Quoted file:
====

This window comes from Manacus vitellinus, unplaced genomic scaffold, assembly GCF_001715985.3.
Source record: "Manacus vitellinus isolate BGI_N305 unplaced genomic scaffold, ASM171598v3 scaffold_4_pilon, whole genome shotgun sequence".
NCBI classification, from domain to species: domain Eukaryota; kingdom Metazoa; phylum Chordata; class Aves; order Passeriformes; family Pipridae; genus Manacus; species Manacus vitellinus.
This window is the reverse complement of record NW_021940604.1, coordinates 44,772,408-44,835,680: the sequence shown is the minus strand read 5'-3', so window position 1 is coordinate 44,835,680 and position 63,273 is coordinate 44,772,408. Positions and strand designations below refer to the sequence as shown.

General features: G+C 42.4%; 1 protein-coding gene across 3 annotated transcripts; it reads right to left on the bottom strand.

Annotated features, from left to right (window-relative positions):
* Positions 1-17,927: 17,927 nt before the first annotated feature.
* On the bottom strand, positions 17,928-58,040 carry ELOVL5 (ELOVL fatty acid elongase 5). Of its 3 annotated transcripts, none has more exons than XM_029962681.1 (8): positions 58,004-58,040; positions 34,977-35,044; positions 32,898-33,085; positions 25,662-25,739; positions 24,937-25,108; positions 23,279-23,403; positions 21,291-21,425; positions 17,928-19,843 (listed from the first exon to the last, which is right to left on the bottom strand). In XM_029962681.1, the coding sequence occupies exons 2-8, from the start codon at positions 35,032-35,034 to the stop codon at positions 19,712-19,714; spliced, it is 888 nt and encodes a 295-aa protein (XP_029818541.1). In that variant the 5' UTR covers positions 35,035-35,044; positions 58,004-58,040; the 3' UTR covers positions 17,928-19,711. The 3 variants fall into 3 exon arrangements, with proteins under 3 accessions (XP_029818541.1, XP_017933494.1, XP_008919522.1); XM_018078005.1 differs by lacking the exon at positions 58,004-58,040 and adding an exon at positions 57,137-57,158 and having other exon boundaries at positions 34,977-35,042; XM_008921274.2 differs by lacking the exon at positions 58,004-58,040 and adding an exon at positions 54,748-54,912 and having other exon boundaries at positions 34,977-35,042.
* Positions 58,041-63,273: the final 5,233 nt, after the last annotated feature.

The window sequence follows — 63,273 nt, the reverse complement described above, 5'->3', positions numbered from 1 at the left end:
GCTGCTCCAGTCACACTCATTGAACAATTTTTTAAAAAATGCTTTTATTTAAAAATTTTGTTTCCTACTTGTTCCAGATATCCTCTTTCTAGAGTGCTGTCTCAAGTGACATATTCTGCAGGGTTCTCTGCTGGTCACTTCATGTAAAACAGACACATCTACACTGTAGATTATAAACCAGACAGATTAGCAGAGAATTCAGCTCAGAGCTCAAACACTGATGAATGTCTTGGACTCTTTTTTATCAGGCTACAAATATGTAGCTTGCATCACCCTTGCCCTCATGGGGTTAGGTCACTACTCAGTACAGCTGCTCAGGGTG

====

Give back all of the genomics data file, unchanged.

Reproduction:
This window comes from Manacus vitellinus, unplaced genomic scaffold, assembly GCF_001715985.3.
Source record: "Manacus vitellinus isolate BGI_N305 unplaced genomic scaffold, ASM171598v3 scaffold_4_pilon, whole genome shotgun sequence".
NCBI classification, from domain to species: domain Eukaryota; kingdom Metazoa; phylum Chordata; class Aves; order Passeriformes; family Pipridae; genus Manacus; species Manacus vitellinus.
This window is the reverse complement of record NW_021940604.1, coordinates 44,772,408-44,835,680: the sequence shown is the minus strand read 5'-3', so window position 1 is coordinate 44,835,680 and position 63,273 is coordinate 44,772,408. Positions and strand designations below refer to the sequence as shown.

General features: G+C 42.4%; 1 protein-coding gene across 3 annotated transcripts; it reads right to left on the bottom strand.

Annotated features, from left to right (window-relative positions):
* Positions 1-17,927: 17,927 nt before the first annotated feature.
* On the bottom strand, positions 17,928-58,040 carry ELOVL5 (ELOVL fatty acid elongase 5). Of its 3 annotated transcripts, none has more exons than XM_029962681.1 (8): positions 58,004-58,040; positions 34,977-35,044; positions 32,898-33,085; positions 25,662-25,739; positions 24,937-25,108; positions 23,279-23,403; positions 21,291-21,425; positions 17,928-19,843 (listed from the first exon to the last, which is right to left on the bottom strand). In XM_029962681.1, the coding sequence occupies exons 2-8, from the start codon at positions 35,032-35,034 to the stop codon at positions 19,712-19,714; spliced, it is 888 nt and encodes a 295-aa protein (XP_029818541.1). In that variant the 5' UTR covers positions 35,035-35,044; positions 58,004-58,040; the 3' UTR covers positions 17,928-19,711. The 3 variants fall into 3 exon arrangements, with proteins under 3 accessions (XP_029818541.1, XP_017933494.1, XP_008919522.1); XM_018078005.1 differs by lacking the exon at positions 58,004-58,040 and adding an exon at positions 57,137-57,158 and having other exon boundaries at positions 34,977-35,042; XM_008921274.2 differs by lacking the exon at positions 58,004-58,040 and adding an exon at positions 54,748-54,912 and having other exon boundaries at positions 34,977-35,042.
* Positions 58,041-63,273: the final 5,233 nt, after the last annotated feature.

The window sequence follows — 63,273 nt, the reverse complement described above, 5'->3', positions numbered from 1 at the left end:
GCTGCTCCAGTCACACTCATTGAACAATTTTTTAAAAAATGCTTTTATTTAAAAATTTTGTTTCCTACTTGTTCCAGATATCCTCTTTCTAGAGTGCTGTCTCAAGTGACATATTCTGCAGGGTTCTCTGCTGGTCACTTCATGTAAAACAGACACATCTACACTGTAGATTATAAACCAGACAGATTAGCAGAGAATTCAGCTCAGAGCTCAAACACTGATGAATGTCTTGGACTCTTTTTTATCAGGCTACAAATATGTAGCTTGCATCACCCTTGCCCTCATGGGGTTAGGTCACTACTCAGTACAGCTGCTCAGGGTG